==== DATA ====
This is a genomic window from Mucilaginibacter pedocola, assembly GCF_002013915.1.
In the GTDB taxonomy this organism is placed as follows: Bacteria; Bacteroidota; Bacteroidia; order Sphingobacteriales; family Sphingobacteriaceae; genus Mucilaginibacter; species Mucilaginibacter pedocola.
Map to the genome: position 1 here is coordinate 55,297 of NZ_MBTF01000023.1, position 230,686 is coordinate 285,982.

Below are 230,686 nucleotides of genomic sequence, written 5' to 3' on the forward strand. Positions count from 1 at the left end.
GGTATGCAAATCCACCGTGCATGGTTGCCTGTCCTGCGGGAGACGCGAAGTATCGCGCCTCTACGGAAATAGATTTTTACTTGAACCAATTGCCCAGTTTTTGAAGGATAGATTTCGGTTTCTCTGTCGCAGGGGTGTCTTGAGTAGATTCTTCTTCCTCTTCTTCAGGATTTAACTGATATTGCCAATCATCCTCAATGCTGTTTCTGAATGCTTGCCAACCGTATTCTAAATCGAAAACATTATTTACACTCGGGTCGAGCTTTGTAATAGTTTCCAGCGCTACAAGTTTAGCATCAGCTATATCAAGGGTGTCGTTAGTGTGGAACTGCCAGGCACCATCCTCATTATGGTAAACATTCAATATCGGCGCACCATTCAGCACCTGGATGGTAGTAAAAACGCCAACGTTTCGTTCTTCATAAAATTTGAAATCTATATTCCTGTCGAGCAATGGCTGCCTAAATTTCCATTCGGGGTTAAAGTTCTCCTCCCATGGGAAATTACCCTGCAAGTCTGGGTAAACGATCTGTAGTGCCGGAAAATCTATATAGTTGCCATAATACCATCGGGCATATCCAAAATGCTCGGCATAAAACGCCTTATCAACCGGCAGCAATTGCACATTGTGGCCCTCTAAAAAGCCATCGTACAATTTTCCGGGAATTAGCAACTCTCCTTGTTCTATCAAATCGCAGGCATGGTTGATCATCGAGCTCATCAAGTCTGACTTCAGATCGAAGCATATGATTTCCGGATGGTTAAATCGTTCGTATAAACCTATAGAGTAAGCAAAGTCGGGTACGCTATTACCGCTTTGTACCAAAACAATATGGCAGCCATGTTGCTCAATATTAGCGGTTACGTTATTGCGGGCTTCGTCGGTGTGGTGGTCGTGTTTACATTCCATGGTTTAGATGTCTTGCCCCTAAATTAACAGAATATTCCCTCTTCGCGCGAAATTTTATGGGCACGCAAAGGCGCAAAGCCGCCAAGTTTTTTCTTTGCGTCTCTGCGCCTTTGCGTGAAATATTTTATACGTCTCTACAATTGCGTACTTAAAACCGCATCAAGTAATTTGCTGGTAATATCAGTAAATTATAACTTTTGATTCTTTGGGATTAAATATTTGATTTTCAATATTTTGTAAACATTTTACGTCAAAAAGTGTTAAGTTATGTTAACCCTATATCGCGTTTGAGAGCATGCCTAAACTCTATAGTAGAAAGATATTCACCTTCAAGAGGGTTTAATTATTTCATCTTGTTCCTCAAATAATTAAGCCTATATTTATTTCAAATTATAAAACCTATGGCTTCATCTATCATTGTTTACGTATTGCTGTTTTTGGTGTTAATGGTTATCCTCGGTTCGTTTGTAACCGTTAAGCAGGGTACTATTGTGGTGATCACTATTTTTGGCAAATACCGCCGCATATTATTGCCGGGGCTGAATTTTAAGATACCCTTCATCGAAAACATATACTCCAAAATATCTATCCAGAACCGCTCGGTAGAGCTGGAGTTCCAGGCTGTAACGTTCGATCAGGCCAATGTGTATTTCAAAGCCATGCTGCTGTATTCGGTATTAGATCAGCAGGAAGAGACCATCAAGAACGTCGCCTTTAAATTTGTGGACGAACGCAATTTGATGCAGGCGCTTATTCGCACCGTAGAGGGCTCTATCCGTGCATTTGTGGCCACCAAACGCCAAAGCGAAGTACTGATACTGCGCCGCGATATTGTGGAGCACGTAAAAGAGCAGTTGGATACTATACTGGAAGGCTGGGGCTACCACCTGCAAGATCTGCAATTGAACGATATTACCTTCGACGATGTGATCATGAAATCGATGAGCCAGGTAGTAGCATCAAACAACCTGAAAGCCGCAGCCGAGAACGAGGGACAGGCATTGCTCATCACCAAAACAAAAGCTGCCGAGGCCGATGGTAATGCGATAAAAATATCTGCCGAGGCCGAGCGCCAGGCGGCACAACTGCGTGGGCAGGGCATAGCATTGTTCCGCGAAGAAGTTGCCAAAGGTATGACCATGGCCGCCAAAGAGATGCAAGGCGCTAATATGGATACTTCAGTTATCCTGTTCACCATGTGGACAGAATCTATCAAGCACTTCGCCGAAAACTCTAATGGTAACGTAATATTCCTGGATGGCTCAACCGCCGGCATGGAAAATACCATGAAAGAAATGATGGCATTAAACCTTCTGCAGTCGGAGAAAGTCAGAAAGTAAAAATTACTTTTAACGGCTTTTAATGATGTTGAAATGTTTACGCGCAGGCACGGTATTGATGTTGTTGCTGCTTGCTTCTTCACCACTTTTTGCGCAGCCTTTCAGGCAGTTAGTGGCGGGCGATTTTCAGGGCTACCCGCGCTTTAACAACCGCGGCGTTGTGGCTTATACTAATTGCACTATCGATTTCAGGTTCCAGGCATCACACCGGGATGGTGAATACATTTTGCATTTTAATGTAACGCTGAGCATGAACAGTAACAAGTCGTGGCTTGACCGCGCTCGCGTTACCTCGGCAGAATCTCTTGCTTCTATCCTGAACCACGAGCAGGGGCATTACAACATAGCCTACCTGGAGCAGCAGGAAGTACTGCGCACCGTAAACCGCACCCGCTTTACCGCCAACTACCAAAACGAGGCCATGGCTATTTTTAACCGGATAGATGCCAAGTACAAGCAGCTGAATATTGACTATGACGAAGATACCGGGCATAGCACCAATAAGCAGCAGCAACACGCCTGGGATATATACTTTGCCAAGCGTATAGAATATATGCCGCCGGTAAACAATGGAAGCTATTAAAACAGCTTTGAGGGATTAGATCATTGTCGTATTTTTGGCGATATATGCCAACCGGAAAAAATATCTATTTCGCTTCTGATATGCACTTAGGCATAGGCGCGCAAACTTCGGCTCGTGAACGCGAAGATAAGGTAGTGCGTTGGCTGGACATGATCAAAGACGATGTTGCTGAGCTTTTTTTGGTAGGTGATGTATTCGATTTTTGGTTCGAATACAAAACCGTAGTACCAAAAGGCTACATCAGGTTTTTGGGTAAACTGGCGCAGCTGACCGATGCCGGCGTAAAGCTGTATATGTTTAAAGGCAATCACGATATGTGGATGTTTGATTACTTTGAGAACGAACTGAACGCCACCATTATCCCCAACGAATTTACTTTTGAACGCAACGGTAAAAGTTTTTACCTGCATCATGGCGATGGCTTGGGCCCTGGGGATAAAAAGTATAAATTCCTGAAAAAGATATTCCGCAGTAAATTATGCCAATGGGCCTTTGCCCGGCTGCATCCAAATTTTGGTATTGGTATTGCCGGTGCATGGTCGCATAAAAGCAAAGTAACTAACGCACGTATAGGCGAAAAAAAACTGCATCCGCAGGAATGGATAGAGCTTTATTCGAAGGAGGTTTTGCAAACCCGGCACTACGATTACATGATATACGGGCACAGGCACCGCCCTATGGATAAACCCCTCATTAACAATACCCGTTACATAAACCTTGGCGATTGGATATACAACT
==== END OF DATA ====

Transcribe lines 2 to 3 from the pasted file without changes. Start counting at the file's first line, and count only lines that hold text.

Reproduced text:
In the GTDB taxonomy this organism is placed as follows: Bacteria; Bacteroidota; Bacteroidia; order Sphingobacteriales; family Sphingobacteriaceae; genus Mucilaginibacter; species Mucilaginibacter pedocola.
Map to the genome: position 1 here is coordinate 55,297 of NZ_MBTF01000023.1, position 230,686 is coordinate 285,982.